Monsoon Mayhem: How Floods Affect Quality Of Drinking Water In India

Har Ek Boond

The 2019 Monsoon has wreaked havoc in most parts of the country with excessive floods; here's what you need to know about its effects on the quality of water

Written By Debolina Datta | Mumbai | Updated On:
Climate Change

Freshwater is an essential element for human survival. It is generally found in the forms of groundwater and surface water. Other than being a source of drinking water, it is also used for irrigation, freshwater pisciculture, daily chores and industrial purposes as well. Humans are yet to realise that freshwater is a finite resource and needs to be conserved for it to be available for our future generations as well.  

The rainfall is a major source of freshwater. The quality of rainwater, however, depends on the surface itself, as the water evaporated in coastal areas tend to contain sodium, and particles from the sand as well. Rainfall in industrial areas are acidic due to the chemical fumes that are evaporated along with the water. The rainwater, hence, needs to purified in order to be safe for drinking or irrigation purposes.  

Excessive rainfall can lead to contamination 

Excessive rainfall on the surface of Earth can, however, lead to floods, that have been stated to be both hazardous and useful. Floods is the overflowing of surface water bodies during heavy and incessant rainfall. The areal or urban flooding affects the quality of water as the accumulated water on the surface starts stagnating. Majority of the water is absorbed by the soil; however, large quantities of water leads to partial absorption and degradation of the fertile land.  

 ALSO READ: IMD States That The Seasonal Monsoon Rains Have Set New Records

How do floods affect drinking water? 

While most states in India depend on groundwater and stored rainwater for drinking, many states in the southern part of the country depend on wells. Flooding of riverbeds or other surface water bodies usually lead to an overflow of water into the streets and into storage systems like wells or rainwater harvesting. The water flowing through the streets collects unhygienic particles like excretion, mud or other pollutants and contaminates the water that is stored in wells or similar open storages. The contaminated water bodies take a long time for purification for being fit to drink.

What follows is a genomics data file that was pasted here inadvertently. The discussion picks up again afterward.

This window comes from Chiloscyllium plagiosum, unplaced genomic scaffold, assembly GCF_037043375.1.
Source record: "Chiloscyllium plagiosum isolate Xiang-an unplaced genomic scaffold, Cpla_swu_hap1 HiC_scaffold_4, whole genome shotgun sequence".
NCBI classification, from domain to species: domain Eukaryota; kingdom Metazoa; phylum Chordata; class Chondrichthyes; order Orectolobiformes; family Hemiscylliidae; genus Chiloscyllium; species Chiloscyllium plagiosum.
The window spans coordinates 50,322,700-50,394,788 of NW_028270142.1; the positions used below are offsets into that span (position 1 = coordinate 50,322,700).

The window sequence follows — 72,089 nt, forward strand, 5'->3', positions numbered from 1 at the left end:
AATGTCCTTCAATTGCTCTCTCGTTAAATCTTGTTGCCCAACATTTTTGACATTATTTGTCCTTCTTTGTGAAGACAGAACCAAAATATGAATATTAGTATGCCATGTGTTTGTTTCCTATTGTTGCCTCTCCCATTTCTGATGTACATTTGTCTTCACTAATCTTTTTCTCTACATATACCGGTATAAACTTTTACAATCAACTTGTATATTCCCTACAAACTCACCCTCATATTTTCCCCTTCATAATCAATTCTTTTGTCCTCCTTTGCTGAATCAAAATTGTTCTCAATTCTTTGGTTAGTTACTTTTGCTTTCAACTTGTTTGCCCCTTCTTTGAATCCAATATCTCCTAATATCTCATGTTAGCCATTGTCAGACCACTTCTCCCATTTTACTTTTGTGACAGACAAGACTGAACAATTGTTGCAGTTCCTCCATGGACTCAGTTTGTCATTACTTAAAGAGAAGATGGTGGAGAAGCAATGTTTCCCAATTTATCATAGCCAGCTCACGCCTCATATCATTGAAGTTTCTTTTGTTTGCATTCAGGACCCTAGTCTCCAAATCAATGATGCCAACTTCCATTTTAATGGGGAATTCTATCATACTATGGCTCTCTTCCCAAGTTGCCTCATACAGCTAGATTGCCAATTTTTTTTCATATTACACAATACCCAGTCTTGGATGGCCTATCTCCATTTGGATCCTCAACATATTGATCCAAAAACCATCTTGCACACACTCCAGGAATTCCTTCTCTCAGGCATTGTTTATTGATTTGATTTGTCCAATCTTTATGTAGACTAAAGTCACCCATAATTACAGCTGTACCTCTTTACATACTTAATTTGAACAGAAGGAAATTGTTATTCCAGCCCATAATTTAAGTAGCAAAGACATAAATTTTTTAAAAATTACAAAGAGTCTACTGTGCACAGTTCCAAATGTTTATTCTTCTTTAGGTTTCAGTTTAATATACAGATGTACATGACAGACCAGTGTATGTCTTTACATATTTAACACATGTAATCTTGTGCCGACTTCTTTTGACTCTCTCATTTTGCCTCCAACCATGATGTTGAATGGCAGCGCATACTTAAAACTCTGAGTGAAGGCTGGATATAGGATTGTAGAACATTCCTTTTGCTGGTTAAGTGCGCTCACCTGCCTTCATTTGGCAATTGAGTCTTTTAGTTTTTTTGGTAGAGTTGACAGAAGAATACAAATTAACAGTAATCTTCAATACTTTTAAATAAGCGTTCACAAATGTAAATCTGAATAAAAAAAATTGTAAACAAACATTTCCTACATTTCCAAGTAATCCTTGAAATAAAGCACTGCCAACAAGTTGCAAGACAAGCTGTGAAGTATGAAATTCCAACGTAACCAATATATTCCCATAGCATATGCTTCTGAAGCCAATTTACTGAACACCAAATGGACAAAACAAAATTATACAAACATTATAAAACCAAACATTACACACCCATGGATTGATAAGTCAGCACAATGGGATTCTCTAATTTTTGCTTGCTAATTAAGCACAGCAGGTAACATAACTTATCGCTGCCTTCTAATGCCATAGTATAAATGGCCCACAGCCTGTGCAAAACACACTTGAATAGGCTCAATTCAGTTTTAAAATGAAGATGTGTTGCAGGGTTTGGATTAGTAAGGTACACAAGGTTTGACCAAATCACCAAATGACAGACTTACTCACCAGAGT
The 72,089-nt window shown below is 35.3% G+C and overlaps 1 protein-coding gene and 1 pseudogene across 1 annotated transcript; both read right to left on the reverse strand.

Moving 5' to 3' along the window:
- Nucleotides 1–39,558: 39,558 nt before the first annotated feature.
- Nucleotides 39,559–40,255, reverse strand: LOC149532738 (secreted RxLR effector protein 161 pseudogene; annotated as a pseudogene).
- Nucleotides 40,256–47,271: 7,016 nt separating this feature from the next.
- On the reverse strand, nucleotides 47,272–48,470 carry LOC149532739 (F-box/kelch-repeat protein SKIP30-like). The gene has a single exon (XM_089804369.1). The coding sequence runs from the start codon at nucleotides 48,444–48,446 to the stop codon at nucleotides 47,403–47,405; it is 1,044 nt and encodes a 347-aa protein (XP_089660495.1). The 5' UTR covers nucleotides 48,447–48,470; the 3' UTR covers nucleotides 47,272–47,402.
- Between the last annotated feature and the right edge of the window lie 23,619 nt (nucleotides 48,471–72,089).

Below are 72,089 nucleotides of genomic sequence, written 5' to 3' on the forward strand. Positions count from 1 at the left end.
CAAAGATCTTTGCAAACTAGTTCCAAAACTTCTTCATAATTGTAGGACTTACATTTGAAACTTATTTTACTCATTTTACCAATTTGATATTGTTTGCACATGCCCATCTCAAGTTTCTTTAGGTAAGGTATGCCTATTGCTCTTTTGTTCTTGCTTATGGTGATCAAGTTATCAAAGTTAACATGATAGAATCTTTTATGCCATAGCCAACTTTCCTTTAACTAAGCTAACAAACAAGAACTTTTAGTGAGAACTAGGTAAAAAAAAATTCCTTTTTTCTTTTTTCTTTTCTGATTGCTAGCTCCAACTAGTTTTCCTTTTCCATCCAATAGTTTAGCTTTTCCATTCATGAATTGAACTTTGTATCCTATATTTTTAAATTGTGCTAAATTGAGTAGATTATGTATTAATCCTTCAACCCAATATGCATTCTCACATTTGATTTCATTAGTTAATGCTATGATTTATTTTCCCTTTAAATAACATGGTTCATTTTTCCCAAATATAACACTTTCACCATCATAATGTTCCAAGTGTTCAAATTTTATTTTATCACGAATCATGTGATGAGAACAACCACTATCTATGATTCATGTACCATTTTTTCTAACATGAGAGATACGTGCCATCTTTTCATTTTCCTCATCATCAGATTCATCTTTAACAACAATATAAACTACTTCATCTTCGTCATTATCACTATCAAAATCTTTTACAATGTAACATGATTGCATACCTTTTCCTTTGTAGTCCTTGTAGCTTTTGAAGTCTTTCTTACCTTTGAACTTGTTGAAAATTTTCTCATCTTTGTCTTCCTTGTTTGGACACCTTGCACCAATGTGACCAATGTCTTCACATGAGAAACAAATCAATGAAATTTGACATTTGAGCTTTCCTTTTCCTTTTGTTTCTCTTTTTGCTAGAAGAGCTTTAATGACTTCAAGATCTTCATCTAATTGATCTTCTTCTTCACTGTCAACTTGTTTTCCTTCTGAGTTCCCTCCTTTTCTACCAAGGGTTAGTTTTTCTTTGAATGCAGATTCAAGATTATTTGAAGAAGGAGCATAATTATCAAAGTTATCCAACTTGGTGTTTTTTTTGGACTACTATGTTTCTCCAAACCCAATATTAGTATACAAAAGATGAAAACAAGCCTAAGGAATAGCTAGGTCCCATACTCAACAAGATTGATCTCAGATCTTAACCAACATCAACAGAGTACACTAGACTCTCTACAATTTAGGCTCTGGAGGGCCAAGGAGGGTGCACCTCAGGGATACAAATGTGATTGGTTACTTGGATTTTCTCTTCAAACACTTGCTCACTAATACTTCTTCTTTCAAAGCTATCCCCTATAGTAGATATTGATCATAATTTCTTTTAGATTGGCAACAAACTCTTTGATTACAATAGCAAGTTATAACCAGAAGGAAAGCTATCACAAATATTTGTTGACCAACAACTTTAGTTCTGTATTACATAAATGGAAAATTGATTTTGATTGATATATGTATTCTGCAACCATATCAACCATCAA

ALSO READ: IMD: India Records Highest Ever Rain In Monsoon Season Since 1994

Earth is called the blue planet because of its quantity of surface water, however, every day, drinkable water becomes scarcer due to contamination or climate change. Excessive rainfalls are sometimes useful in upgrading soil quality, recharging groundwater and spreading nutrients across lands. However, excessive floods can lead to loss of life, and affect usable water. As floods are a natural calamity, we don’t have a hold over, we can make small changes in our habits to help in reducing the unpredictable climate and natural changes that have been occurring around us.  

By 2030, 40% Indians will not have access to drinking water